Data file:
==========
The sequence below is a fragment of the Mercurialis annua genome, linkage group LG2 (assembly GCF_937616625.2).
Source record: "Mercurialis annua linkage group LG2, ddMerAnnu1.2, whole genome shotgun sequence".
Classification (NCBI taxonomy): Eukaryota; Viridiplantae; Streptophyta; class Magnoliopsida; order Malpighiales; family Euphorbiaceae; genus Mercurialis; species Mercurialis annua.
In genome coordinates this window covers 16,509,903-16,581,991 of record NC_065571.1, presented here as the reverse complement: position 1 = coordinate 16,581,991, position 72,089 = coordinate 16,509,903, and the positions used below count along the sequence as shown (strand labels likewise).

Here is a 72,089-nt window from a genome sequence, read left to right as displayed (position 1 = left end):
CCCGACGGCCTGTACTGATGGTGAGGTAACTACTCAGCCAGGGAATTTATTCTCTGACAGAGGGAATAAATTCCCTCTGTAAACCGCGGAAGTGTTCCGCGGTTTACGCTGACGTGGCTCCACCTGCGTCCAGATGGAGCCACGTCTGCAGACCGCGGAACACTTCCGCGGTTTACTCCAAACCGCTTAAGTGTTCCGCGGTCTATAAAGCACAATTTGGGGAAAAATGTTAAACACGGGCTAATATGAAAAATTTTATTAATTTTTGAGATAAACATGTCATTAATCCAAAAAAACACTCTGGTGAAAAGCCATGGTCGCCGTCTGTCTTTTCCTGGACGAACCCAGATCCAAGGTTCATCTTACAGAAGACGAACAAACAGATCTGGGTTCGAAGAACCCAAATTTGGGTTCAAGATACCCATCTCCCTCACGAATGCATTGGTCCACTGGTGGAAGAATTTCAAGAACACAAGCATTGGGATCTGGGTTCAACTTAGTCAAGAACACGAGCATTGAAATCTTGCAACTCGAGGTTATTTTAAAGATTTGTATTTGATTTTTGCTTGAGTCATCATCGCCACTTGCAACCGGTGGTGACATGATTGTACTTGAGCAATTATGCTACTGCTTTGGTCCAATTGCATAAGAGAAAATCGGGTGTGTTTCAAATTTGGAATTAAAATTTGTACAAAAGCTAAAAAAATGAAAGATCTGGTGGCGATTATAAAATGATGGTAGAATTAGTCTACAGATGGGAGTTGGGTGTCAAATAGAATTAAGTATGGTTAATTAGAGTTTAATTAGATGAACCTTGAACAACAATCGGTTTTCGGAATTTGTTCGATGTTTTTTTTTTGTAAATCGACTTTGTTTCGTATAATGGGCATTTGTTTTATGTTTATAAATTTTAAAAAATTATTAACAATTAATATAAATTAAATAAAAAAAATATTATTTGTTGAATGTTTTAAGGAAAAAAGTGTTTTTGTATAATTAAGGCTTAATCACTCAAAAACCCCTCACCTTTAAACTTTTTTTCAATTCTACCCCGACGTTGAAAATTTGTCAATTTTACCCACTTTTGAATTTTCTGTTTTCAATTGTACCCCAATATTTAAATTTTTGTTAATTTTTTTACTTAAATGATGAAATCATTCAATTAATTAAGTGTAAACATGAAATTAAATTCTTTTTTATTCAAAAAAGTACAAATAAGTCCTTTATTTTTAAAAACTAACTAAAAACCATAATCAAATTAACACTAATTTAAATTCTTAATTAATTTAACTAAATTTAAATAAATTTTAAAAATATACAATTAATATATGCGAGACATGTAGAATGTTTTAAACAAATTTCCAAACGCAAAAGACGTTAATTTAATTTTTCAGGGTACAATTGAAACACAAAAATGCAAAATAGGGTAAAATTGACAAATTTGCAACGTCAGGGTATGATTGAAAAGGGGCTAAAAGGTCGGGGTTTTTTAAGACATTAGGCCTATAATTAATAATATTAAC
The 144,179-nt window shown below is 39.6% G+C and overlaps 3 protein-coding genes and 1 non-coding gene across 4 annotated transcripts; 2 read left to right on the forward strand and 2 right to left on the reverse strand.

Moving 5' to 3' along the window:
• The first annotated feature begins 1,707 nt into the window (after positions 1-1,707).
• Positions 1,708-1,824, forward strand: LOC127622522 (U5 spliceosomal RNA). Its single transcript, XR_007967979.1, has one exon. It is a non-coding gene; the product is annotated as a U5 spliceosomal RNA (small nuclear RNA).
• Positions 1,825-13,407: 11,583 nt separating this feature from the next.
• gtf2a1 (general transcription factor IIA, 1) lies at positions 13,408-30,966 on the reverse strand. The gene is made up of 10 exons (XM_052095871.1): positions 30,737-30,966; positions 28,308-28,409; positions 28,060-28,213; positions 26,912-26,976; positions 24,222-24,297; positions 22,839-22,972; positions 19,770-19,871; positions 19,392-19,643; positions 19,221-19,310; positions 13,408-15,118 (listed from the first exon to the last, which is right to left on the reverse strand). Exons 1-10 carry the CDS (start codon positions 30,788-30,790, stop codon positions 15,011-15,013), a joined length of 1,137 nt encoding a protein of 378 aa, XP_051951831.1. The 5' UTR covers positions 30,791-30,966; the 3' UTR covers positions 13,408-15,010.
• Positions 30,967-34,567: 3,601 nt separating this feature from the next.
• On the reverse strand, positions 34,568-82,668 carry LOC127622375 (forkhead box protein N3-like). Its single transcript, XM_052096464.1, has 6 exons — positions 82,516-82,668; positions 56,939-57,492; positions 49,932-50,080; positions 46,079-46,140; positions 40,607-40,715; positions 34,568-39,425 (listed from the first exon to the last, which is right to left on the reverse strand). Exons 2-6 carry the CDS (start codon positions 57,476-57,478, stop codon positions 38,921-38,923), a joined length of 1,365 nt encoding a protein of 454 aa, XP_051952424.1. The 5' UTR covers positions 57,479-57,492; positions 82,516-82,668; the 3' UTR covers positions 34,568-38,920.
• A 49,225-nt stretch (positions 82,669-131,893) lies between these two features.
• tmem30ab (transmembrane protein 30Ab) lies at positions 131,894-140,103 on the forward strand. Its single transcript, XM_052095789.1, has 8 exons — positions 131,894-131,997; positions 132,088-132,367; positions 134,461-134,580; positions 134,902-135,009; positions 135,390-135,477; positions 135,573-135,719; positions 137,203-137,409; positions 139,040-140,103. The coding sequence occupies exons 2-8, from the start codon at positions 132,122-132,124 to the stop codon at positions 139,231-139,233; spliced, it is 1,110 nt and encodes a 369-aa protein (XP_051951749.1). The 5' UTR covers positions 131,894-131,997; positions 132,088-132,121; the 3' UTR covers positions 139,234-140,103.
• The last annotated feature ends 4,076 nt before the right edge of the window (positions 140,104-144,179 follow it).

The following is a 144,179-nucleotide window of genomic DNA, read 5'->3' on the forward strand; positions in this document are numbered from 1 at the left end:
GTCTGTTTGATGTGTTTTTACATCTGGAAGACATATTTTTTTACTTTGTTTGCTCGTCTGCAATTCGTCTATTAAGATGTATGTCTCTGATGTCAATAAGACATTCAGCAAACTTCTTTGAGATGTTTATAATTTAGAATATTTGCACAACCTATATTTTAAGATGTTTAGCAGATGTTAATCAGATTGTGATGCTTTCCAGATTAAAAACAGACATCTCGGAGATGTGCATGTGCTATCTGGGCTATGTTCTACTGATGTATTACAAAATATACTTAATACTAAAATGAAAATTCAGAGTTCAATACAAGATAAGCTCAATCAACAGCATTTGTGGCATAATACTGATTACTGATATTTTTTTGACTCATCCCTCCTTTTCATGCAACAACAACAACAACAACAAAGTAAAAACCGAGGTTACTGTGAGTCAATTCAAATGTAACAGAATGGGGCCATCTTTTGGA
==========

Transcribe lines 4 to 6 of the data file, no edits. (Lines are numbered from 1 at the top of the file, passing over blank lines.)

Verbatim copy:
In genome coordinates this window covers 16,509,903-16,581,991 of record NC_065571.1, presented here as the reverse complement: position 1 = coordinate 16,581,991, position 72,089 = coordinate 16,509,903, and the positions used below count along the sequence as shown (strand labels likewise).

Here is a 72,089-nt window from a genome sequence, read left to right as displayed (position 1 = left end):
CCCGACGGCCTGTACTGATGGTGAGGTAACTACTCAGCCAGGGAATTTATTCTCTGACAGAGGGAATAAATTCCCTCTGTAAACCGCGGAAGTGTTCCGCGGTTTACGCTGACGTGGCTCCACCTGCGTCCAGATGGAGCCACGTCTGCAGACCGCGGAACACTTCCGCGGTTTACTCCAAACCGCTTAAGTGTTCCGCGGTCTATAAAGCACAATTTGGGGAAAAATGTTAAACACGGGCTAATATGAAAAATTTTATTAATTTTTGAGATAAACATGTCATTAATCCAAAAAAACACTCTGGTGAAAAGCCATGGTCGCCGTCTGTCTTTTCCTGGACGAACCCAGATCCAAGGTTCATCTTACAGAAGACGAACAAACAGATCTGGGTTCGAAGAACCCAAATTTGGGTTCAAGATACCCATCTCCCTCACGAATGCATTGGTCCACTGGTGGAAGAATTTCAAGAACACAAGCATTGGGATCTGGGTTCAACTTAGTCAAGAACACGAGCATTGAAATCTTGCAACTCGAGGTTATTTTAAAGATTTGTATTTGATTTTTGCTTGAGTCATCATCGCCACTTGCAACCGGTGGTGACATGATTGTACTTGAGCAATTATGCTACTGCTTTGGTCCAATTGCATAAGAGAAAATCGGGTGTGTTTCAAATTTGGAATTAAAATTTGTACAAAAGCTAAAAAAATGAAAGATCTGGTGGCGATTATAAAATGATGGTAGAATTAGTCTACAGATGGGAGTTGGGTGTCAAATAGAATTAAGTATGGTTAATTAGAGTTTAATTAGATGAACCTTGAACAACAATCGGTTTTCGGAATTTGTTCGATGTTTTTTTTTTGTAAATCGACTTTGTTTCGTATAATGGGCATTTGTTTTATGTTTATAAATTTTAAAAAATTATTAACAATTAATATAAATTAAATAAAAAAAATATTATTTGTTGAATGTTTTAAGGAAAAAAGTGTTTTTGTATAATTAAGGCTTAATCACTCAAAAACCCCTCACCTTTAAACTTTTTTTCAATTCTACCCCGACGTTGAAAATTTGTCAATTTTACCCACTTTTGAATTTTCTGTTTTCAATTGTACCCCAATATTTAAATTTTTGTTAATTTTTTTACTTAAATGATGAAATCATTCAATTAATTAAGTGTAAACATGAAATTAAATTCTTTTTTATTCAAAAAAGTACAAATAAGTCCTTTATTTTTAAAAACTAACTAAAAACCATAATCAAATTAACACTAATTTAAATTCTTAATTAATTTAACTAAATTTAAATAAATTTTAAAAATATACAATTAATATATGCGAGACATGTAGAATGTTTTAAACAAATTTCCAAACGCAAAAGACGTTAATTTAATTTTTCAGGGTACAATTGAAACACAAAAATGCAAAATAGGGTAAAATTGACAAATTTGCAACGTCAGGGTATGATTGAAAAGGGGCTAAAAGGTCGGGGTTTTTTAAGACATTAGGCCTATAATTAATAATATTAAC